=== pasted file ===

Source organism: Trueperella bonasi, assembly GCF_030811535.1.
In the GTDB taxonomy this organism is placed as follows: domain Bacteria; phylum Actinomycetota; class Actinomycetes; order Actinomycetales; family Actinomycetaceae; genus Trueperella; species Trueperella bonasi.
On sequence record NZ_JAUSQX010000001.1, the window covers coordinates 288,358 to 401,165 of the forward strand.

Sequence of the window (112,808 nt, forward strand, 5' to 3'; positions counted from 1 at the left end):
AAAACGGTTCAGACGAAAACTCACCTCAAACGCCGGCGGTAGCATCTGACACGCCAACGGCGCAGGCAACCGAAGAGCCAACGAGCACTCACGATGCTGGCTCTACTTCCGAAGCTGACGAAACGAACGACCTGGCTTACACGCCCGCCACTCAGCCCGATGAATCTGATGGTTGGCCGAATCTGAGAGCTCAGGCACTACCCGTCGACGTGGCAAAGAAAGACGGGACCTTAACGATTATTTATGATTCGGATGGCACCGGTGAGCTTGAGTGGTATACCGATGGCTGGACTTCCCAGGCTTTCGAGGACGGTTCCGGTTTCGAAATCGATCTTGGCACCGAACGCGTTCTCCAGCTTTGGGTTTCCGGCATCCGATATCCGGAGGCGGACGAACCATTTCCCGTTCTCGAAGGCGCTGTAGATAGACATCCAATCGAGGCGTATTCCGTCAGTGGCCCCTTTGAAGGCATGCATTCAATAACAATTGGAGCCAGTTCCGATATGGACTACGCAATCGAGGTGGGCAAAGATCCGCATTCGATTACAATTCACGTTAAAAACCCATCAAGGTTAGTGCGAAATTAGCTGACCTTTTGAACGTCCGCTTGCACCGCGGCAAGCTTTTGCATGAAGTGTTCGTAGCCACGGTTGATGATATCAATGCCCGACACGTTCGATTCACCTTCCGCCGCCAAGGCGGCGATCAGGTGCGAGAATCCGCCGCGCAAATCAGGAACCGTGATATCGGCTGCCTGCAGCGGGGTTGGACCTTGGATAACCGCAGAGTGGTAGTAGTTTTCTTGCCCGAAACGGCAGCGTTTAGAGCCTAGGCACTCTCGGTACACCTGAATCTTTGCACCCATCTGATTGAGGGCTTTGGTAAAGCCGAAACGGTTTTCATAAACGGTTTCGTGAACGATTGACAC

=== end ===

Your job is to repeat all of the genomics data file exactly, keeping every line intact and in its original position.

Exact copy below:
Source organism: Trueperella bonasi, assembly GCF_030811535.1.
In the GTDB taxonomy this organism is placed as follows: domain Bacteria; phylum Actinomycetota; class Actinomycetes; order Actinomycetales; family Actinomycetaceae; genus Trueperella; species Trueperella bonasi.
On sequence record NZ_JAUSQX010000001.1, the window covers coordinates 288,358 to 401,165 of the forward strand.

Sequence of the window (112,808 nt, forward strand, 5' to 3'; positions counted from 1 at the left end):
AAAACGGTTCAGACGAAAACTCACCTCAAACGCCGGCGGTAGCATCTGACACGCCAACGGCGCAGGCAACCGAAGAGCCAACGAGCACTCACGATGCTGGCTCTACTTCCGAAGCTGACGAAACGAACGACCTGGCTTACACGCCCGCCACTCAGCCCGATGAATCTGATGGTTGGCCGAATCTGAGAGCTCAGGCACTACCCGTCGACGTGGCAAAGAAAGACGGGACCTTAACGATTATTTATGATTCGGATGGCACCGGTGAGCTTGAGTGGTATACCGATGGCTGGACTTCCCAGGCTTTCGAGGACGGTTCCGGTTTCGAAATCGATCTTGGCACCGAACGCGTTCTCCAGCTTTGGGTTTCCGGCATCCGATATCCGGAGGCGGACGAACCATTTCCCGTTCTCGAAGGCGCTGTAGATAGACATCCAATCGAGGCGTATTCCGTCAGTGGCCCCTTTGAAGGCATGCATTCAATAACAATTGGAGCCAGTTCCGATATGGACTACGCAATCGAGGTGGGCAAAGATCCGCATTCGATTACAATTCACGTTAAAAACCCATCAAGGTTAGTGCGAAATTAGCTGACCTTTTGAACGTCCGCTTGCACCGCGGCAAGCTTTTGCATGAAGTGTTCGTAGCCACGGTTGATGATATCAATGCCCGACACGTTCGATTCACCTTCCGCCGCCAAGGCGGCGATCAGGTGCGAGAATCCGCCGCGCAAATCAGGAACCGTGATATCGGCTGCCTGCAGCGGGGTTGGACCTTGGATAACCGCAGAGTGGTAGTAGTTTTCTTGCCCGAAACGGCAGCGTTTAGAGCCTAGGCACTCTCGGTACACCTGAATCTTTGCACCCATCTGATTGAGGGCTTTGGTAAAGCCGAAACGGTTTTCATAAACGGTTTCGTGAACGATTGACAC